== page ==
Oneonta municipal, business and other leaders, citing improvements at the Oneonta Job Corps Academy, are pushing officials in Washington, D.C., to amend legislation to allow the current operator a chance to bid for another contract to manage the facility.
Educational and Training Resources, based in Bowling Green, Ky., is in the last year of a five-year contract to operate the academy, a residential training program for disadvantaged youths. About 260 students are enrolled at the Oneonta center, which has about 145 employees, officials said last week. The center is authorized through the Department of Labor to enroll about 290 students.
ETR operates three other Job Corps facilities, including another in New York state. Anand Vimalassery, government relations director for the National Job Corps Association, said when ETR won the contract to operate the Oneonta Job Corps, the firm qualified under federal Small Business Administration criteria to be an operator.
But after winning four contracts, ETR technically no longer is a “small business,” he said, and ETR won’t have an opportunity to compete in the next round of bidding for the Oneonta center.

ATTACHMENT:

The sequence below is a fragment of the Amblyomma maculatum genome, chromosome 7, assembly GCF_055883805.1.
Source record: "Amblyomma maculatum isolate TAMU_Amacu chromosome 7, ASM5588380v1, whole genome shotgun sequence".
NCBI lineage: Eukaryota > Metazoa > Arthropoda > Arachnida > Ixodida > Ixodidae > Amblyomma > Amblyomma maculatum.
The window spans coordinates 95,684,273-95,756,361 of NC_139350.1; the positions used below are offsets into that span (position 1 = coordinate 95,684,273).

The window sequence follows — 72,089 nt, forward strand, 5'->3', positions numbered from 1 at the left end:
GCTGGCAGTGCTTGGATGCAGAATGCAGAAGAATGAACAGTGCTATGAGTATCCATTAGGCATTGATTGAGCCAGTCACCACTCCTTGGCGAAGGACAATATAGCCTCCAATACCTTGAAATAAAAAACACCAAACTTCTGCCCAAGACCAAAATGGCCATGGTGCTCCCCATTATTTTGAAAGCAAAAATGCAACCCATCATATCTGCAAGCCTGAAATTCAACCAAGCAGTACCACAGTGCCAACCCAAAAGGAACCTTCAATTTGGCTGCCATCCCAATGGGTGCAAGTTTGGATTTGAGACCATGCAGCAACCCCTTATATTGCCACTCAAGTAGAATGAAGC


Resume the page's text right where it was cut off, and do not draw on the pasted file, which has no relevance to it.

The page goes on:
The issue has been discussed among Washington officials, sources said, and reportedly an amendment to the Workforce Investment Act of 2013 would address the eligibility factor. However, the Workforce Investment Act was passed out of the Senate’s Health, Education, Labor and Pensions Committee on July 31 without amendment.
On Sept. 9, the U.S. Department of Labor, which awards Job Corps contracts, issued a notice seeking information pertaining to the operation of the Oneonta Job Corps Center for planning purposes. The Department of Labor is conducting market research for the upcoming procurement requirement for the operation of the local center, the notice said.
The Department of Labor didn’t respond by Friday night to a request emailed Wednesday for information.